Sunday, March 28, 2010

Weighted Blanket for Christina

I spent a good part of Saturday working on a weighted blanket for a young friend. Her mom asked me to make it a few weeks ago, and sent me to the directions above. It was right after I had signed up for Weeks Ringle's Kaliedescope class, so when I saw the website, it looked really familiar.

I suggested that Christina help in this endeavor, so she spent the bulk of her time weighing out 1.6 ounces of beanie baby beads into 150 little baggies. She did it! What a trooper!

I spent a lot of time preparing to sew--squaring up the material, and marking the channels. I used a sliver of soap and my quilting rulers for this task.

Lori and Christina are pouring the 1.6 oz of beads (pre-measured) into the channels with the help of a canning jar funnel.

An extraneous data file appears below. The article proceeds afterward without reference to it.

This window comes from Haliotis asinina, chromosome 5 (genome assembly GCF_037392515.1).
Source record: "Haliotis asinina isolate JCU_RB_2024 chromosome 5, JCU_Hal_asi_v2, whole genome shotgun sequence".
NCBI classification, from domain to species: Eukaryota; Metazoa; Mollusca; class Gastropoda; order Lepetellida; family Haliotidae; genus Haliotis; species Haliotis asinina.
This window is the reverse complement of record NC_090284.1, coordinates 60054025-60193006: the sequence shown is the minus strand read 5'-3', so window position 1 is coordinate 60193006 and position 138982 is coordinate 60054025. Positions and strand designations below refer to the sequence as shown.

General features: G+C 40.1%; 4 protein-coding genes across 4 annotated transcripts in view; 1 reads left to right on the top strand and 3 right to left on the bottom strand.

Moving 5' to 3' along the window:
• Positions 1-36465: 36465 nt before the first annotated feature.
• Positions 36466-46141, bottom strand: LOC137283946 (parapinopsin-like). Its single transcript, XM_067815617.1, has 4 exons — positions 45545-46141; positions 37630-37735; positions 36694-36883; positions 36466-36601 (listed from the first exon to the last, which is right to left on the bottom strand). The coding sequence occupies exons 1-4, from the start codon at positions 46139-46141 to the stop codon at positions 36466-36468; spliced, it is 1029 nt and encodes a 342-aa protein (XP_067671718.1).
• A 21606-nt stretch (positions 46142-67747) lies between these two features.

It took us a while to figure out that we needed to pin a channel away from the sewing line. This kept the beads out of the seam. If they got in the way, they caused problems by breaking needles and thread. Things when much smoother when we figured out how to keep them at bay, so to speak. Lori helped with the pinning--or I'd still be there. Thanks!

It was also a good idea to keep the weight of the growing blanket on the table. I was working on Lori's kitchen table, so I had plenty of room (more than in my own sewing studio!) I also decided to use my old sewing machine, The Rikkar. With all metal parts, it's a real work-horse, and I wouldn't worry about hurting it with this "industrial" project. This blanket wound up weighing 15 pounds. Here you can also see the pockets full of the beads--just like little bean bags.